Last autumn we relaunched our Good Food Youth Club with the St Teresa’s Youth Club, based in Sandy’s Community Centre. Our new idea was simple: put on exciting, interactive cookery classes to teach the 14-16 year olds about essential cookery skills and get them thinking about interesting ingredients that are new to them.
As always, we want the participants in our courses to be involved in their design. We met with the club organisers and the young people to find out what they were interested in and how to make the project work best for them. It’s important to us to take a collaborative approach at Edinburgh Food Social as it allows for a sense of ownership over the project, generates buy-in and ensures we create real impact for those attending.
The week before the club started we’d been on a trip to the wonderful Kilduff Farm and our kitchen was brimming with all sorts of beautiful pumpkins. We love introducing people to the idea of pumpkins as food and not just decorations. First up on the menu was pumpkin gnocchi and tomato sauce (with fried chorizo, blue cheese and toasted pumpkin seeds for those brave enough to try!). The vast majority of the group had never had gnocchi before, so this was an introduction not just to pumpkin but to a cheap and easy comfort food. A tomato sauce is a great dish to teach as it’s so relatable. It’s also a great skill to be able to create a tastier, healthy, and cheaper alternative to a jarred sauce from the supermarket. It was clear from the number of empty plates (despite the hesitancy at first!) that the meal was a success.
We always try to teach people far more than a single meal or recipe. The idea is that everything we teach is super adaptable and that you can easily swap out any of the ingredients with what’s available. We explained how gnocchi is normally made with potato but could also be made with other ingredients (like beetroots). Like everything we teach, it’s about learning the method and then tweaking and playing with it.
While we lean heavily towards teaching healthy dishes we enjoy a treat as much as the next person! There was a strong desire to learn how to make cheesecake among the young people, so that was added to the menu. Our classes have a strong focus on teaching a variety of skills, so this was an opportunity to explore the different types of cheesecake and the differences between them. When it came to the cooking the cheesecakes, the young people split themselves into a few smaller groups and quickly a jovial sense of competition between the groups emerged.The enthusiasm and energy that went into their cheesecakes was great to see.It was clear that the trust between us was starting to build thanks to collaborating on these sweet treats.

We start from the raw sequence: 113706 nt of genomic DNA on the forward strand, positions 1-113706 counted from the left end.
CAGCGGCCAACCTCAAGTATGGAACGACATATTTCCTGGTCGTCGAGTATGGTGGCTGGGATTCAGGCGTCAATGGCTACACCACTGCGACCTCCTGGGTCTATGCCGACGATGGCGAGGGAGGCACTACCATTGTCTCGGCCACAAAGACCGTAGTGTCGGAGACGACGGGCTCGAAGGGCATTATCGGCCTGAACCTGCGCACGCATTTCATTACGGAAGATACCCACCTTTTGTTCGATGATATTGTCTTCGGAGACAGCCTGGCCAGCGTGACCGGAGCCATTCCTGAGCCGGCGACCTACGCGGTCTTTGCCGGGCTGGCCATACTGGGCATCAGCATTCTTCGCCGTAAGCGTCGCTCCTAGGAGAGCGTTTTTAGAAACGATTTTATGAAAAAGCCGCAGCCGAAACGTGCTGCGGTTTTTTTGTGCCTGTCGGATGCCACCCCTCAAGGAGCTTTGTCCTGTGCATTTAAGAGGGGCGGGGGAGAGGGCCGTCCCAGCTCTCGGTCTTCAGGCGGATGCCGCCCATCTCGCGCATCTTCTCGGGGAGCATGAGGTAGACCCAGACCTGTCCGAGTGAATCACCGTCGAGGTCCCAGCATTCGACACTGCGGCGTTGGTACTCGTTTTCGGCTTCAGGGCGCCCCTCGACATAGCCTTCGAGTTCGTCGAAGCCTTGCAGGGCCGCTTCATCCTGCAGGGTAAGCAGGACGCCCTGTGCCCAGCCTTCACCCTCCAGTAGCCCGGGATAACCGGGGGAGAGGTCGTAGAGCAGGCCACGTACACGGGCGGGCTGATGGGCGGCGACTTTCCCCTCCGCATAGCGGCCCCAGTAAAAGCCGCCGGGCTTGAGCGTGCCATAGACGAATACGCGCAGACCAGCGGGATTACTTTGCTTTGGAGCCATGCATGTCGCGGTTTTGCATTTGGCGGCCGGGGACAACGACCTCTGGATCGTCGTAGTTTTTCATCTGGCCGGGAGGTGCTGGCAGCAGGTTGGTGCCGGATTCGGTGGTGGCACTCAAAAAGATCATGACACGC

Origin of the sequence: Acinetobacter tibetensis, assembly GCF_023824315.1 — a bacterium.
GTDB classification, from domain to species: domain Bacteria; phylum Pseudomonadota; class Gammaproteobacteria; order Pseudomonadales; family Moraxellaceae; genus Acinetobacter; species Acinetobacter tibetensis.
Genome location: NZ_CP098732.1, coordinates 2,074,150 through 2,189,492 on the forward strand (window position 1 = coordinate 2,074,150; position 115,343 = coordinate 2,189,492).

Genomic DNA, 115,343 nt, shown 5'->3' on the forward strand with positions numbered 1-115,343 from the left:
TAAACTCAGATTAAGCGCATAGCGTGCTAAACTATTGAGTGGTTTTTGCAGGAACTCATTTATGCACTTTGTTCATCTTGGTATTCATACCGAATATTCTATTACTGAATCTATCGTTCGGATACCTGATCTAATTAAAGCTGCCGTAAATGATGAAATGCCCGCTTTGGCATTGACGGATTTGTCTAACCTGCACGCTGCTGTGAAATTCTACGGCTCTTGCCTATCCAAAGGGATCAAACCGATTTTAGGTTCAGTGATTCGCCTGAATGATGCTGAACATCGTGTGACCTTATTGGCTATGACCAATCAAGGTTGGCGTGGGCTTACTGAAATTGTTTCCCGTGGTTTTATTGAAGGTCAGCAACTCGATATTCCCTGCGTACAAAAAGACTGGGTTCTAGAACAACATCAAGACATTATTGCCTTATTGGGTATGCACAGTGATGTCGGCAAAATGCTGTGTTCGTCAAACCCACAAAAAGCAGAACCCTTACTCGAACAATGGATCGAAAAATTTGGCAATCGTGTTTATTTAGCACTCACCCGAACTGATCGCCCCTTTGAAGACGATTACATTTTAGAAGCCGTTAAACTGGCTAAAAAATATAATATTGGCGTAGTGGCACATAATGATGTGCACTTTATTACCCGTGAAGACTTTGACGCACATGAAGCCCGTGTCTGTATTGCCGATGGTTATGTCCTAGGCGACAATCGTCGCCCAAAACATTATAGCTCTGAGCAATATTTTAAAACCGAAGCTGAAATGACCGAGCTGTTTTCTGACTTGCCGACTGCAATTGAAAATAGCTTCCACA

As the festive season approached Christmas dinner was on everyone’s mind. The young people pulled together lists of what they would like to learn to cook for a Christmas dinner and we got started on teaching Yorkshire puds, pigs and blankets, onion gravy and cranberry sauce. We then had great fun stuffing all of the bits into the Yorkshire pudding for a delicious Christmas snack!
We were delighted to hear from St Teresa’s that they could see a difference in some of the young people’s confidence and that they had “really come out of their shell”. We also knew it was going well when some of the young people began to bring some friends to the classes and were excited to show them what the club was all about. We’ve been glad (and sad!) to hear that over the Christmas holidays, the young people were asking about when we would be coming back.
We have now planned another 6-week programme running up to Easter 2024. This time we plan to take the young people through one of our slightly more intense programmes and on the last week they will host a community meal. They will decide who they cook for and what they cook and this programme will teach them about event planning and curating a menu. Pulling off the final meal is always a very proud moment for everyone involved and we look forward to taking them along the journey over the coming weeks.